Roundels from the ceiling of the Collegio del Cambio, Perugia. By Perugino.

Roundels from the ceiling of the Collegio del Cambio, Perugia. By Perugino.

Sir Roberts-Austen thus summarised the chemical composition of the materials used and the actions and reactions of the various processes: "The ground is about equal parts of quartz, sand, and marble dust.* This ground is mixed with eight measures of lime and laid on the wall. The undiluted solution of acid contained 2*34 per cent, of acid (H^SiFg). The object of the treatment of the surface with this is to destroy the layer of carbonate of lime and form silico-fluoride of calcium, wjiich is not insoluble. Treatment with the soluble silicate follows.* The colours have foreign substances added in some cases to make them fix equally with the silica. The fixing solution (16*50 per cent, of silica) completes the cementing together of the particles of the ground and of the various pigments by forming an alkaline carbonate and double silicates. The cost of materials, acid, hardening fluid, and fixing fluid is about 3s. Ad. a square metre".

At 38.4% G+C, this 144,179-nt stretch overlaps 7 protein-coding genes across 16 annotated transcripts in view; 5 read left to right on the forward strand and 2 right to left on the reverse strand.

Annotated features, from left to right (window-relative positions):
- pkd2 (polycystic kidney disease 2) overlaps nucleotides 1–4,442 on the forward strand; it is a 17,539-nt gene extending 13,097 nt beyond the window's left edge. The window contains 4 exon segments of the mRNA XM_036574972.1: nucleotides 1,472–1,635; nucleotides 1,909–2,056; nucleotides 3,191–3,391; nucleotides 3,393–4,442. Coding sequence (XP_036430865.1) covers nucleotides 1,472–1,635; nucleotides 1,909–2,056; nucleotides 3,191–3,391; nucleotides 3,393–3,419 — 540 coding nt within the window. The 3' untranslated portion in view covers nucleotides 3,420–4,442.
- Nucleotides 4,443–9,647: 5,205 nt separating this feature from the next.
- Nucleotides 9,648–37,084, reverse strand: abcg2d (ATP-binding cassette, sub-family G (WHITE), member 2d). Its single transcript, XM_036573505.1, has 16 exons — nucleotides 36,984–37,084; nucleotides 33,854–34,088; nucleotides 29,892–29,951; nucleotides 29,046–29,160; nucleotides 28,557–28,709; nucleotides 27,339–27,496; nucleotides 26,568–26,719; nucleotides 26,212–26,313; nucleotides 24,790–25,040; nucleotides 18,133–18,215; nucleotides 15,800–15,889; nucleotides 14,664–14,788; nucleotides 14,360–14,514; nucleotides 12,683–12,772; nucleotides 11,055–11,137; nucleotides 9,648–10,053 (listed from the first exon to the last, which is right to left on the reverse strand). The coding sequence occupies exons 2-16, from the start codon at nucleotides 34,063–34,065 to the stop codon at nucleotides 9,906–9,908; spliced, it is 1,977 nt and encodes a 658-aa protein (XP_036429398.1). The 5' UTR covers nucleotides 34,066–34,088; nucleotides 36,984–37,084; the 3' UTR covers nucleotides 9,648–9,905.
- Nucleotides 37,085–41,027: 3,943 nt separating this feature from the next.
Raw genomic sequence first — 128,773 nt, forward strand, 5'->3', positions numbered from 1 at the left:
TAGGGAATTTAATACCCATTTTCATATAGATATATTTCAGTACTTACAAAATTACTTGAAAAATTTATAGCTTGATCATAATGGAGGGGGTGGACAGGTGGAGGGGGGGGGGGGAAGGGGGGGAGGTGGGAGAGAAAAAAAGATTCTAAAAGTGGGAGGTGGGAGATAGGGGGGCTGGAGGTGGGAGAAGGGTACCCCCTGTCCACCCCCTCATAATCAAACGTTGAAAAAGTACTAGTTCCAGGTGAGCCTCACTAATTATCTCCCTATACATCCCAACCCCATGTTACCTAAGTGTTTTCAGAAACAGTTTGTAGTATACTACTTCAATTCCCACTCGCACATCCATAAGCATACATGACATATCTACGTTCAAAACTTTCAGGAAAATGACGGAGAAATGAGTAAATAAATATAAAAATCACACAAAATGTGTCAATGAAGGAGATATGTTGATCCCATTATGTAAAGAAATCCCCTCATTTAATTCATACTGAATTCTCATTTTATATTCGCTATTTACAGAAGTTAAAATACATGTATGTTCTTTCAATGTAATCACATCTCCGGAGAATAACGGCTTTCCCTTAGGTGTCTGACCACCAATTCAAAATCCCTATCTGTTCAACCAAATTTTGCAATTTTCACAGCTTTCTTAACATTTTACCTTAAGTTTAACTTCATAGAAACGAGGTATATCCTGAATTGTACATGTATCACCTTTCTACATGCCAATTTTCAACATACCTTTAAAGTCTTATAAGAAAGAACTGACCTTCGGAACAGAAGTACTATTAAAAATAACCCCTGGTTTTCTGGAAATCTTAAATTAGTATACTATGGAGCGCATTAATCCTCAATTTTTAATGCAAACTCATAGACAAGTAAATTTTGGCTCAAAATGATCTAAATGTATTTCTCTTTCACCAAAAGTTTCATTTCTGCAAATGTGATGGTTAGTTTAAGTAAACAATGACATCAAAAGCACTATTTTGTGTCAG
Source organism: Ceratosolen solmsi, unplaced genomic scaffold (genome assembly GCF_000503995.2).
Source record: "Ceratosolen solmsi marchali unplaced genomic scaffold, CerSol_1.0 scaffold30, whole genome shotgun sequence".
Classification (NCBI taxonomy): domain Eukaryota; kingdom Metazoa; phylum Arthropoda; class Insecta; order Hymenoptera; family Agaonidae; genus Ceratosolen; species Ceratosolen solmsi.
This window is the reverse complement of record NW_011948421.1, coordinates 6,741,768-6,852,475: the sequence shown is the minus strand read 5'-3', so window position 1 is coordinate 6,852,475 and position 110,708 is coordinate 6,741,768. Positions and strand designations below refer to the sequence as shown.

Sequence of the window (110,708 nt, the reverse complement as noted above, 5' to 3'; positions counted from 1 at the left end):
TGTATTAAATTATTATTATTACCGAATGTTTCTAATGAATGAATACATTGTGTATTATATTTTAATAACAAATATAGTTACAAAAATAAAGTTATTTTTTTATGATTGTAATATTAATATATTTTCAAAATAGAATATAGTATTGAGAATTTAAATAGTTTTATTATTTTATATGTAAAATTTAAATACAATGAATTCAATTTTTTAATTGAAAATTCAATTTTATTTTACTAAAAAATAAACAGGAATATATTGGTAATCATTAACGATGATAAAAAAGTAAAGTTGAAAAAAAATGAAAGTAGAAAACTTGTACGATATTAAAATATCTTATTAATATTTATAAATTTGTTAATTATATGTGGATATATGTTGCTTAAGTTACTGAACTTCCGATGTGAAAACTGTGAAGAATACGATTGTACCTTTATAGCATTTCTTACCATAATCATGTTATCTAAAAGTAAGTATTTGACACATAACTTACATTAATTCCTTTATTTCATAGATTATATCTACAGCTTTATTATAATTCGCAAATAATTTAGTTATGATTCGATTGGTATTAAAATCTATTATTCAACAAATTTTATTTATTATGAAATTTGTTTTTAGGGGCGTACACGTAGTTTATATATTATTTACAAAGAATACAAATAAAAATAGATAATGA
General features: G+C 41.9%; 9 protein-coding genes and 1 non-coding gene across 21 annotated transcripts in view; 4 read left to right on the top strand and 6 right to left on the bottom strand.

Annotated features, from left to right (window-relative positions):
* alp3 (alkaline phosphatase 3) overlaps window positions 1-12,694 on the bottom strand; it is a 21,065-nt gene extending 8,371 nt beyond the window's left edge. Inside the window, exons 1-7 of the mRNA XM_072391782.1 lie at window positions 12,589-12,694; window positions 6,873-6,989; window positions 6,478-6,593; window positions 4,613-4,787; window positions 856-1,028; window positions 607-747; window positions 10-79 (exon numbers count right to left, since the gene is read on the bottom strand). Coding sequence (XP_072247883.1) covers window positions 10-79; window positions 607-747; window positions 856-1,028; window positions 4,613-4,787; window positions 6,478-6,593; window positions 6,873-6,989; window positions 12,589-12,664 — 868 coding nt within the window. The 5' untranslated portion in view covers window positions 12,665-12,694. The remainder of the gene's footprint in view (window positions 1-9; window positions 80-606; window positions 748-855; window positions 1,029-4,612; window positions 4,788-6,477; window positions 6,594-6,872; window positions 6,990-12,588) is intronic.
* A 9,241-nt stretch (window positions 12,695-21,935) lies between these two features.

♦Free silica . . . . 62-28

Lime . . . . 26-96

Carbonic anhydride . ... 20*72